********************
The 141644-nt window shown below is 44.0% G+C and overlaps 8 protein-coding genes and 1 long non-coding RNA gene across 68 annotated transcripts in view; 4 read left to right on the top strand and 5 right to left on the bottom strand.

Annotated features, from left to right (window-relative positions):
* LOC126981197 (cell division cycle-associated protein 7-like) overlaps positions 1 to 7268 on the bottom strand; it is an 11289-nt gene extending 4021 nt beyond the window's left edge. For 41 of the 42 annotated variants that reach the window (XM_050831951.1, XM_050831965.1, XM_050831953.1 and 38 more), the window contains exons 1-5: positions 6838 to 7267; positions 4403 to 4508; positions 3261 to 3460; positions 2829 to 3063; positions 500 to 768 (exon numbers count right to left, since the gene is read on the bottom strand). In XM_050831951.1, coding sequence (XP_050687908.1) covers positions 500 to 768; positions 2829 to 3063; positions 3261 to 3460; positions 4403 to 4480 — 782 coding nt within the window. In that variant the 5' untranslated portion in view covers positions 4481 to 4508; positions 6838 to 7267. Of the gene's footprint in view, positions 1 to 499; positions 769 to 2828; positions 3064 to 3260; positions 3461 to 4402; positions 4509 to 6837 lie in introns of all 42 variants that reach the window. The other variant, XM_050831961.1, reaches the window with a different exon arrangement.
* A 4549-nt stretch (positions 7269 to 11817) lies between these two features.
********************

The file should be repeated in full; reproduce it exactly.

The 141644-nt window shown below is 44.0% G+C and overlaps 8 protein-coding genes and 1 long non-coding RNA gene across 68 annotated transcripts in view; 4 read left to right on the top strand and 5 right to left on the bottom strand.

Annotated features, from left to right (window-relative positions):
* LOC126981197 (cell division cycle-associated protein 7-like) overlaps positions 1 to 7268 on the bottom strand; it is an 11289-nt gene extending 4021 nt beyond the window's left edge. For 41 of the 42 annotated variants that reach the window (XM_050831951.1, XM_050831965.1, XM_050831953.1 and 38 more), the window contains exons 1-5: positions 6838 to 7267; positions 4403 to 4508; positions 3261 to 3460; positions 2829 to 3063; positions 500 to 768 (exon numbers count right to left, since the gene is read on the bottom strand). In XM_050831951.1, coding sequence (XP_050687908.1) covers positions 500 to 768; positions 2829 to 3063; positions 3261 to 3460; positions 4403 to 4480 — 782 coding nt within the window. In that variant the 5' untranslated portion in view covers positions 4481 to 4508; positions 6838 to 7267. Of the gene's footprint in view, positions 1 to 499; positions 769 to 2828; positions 3064 to 3260; positions 3461 to 4402; positions 4509 to 6837 lie in introns of all 42 variants that reach the window. The other variant, XM_050831961.1, reaches the window with a different exon arrangement.
* A 4549-nt stretch (positions 7269 to 11817) lies between these two features.